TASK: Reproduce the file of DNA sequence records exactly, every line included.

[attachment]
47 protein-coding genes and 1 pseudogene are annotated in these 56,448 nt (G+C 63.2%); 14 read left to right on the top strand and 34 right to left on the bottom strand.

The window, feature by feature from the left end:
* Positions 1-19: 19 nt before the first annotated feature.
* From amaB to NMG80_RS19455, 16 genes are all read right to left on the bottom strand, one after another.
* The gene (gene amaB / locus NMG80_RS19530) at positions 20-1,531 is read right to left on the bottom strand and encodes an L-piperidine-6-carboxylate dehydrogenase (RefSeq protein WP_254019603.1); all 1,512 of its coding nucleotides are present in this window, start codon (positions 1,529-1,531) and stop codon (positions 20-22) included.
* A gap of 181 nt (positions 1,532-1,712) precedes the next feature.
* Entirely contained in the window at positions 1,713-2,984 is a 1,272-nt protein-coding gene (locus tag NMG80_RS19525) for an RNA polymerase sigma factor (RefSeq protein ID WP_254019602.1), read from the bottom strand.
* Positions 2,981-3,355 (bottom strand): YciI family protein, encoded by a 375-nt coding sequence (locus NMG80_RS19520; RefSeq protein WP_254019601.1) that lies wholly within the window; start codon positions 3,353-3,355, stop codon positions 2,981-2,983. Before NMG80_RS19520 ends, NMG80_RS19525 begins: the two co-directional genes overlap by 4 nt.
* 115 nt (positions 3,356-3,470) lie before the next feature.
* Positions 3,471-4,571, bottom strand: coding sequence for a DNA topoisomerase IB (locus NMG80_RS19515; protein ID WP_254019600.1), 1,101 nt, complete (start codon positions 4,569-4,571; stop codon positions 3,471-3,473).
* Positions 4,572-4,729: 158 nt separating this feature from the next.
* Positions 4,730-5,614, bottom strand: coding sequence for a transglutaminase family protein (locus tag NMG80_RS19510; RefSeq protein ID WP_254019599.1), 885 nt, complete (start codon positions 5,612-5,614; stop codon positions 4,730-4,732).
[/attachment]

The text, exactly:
47 protein-coding genes and 1 pseudogene are annotated in these 56,448 nt (G+C 63.2%); 14 read left to right on the top strand and 34 right to left on the bottom strand.

The window, feature by feature from the left end:
* Positions 1-19: 19 nt before the first annotated feature.
* From amaB to NMG80_RS19455, 16 genes are all read right to left on the bottom strand, one after another.
* The gene (gene amaB / locus NMG80_RS19530) at positions 20-1,531 is read right to left on the bottom strand and encodes an L-piperidine-6-carboxylate dehydrogenase (RefSeq protein WP_254019603.1); all 1,512 of its coding nucleotides are present in this window, start codon (positions 1,529-1,531) and stop codon (positions 20-22) included.
* A gap of 181 nt (positions 1,532-1,712) precedes the next feature.
* Entirely contained in the window at positions 1,713-2,984 is a 1,272-nt protein-coding gene (locus tag NMG80_RS19525) for an RNA polymerase sigma factor (RefSeq protein ID WP_254019602.1), read from the bottom strand.
* Positions 2,981-3,355 (bottom strand): YciI family protein, encoded by a 375-nt coding sequence (locus NMG80_RS19520; RefSeq protein WP_254019601.1) that lies wholly within the window; start codon positions 3,353-3,355, stop codon positions 2,981-2,983. Before NMG80_RS19520 ends, NMG80_RS19525 begins: the two co-directional genes overlap by 4 nt.
* 115 nt (positions 3,356-3,470) lie before the next feature.
* Positions 3,471-4,571, bottom strand: coding sequence for a DNA topoisomerase IB (locus NMG80_RS19515; protein ID WP_254019600.1), 1,101 nt, complete (start codon positions 4,569-4,571; stop codon positions 3,471-3,473).
* Positions 4,572-4,729: 158 nt separating this feature from the next.
* Positions 4,730-5,614, bottom strand: coding sequence for a transglutaminase family protein (locus tag NMG80_RS19510; RefSeq protein ID WP_254019599.1), 885 nt, complete (start codon positions 5,612-5,614; stop codon positions 4,730-4,732).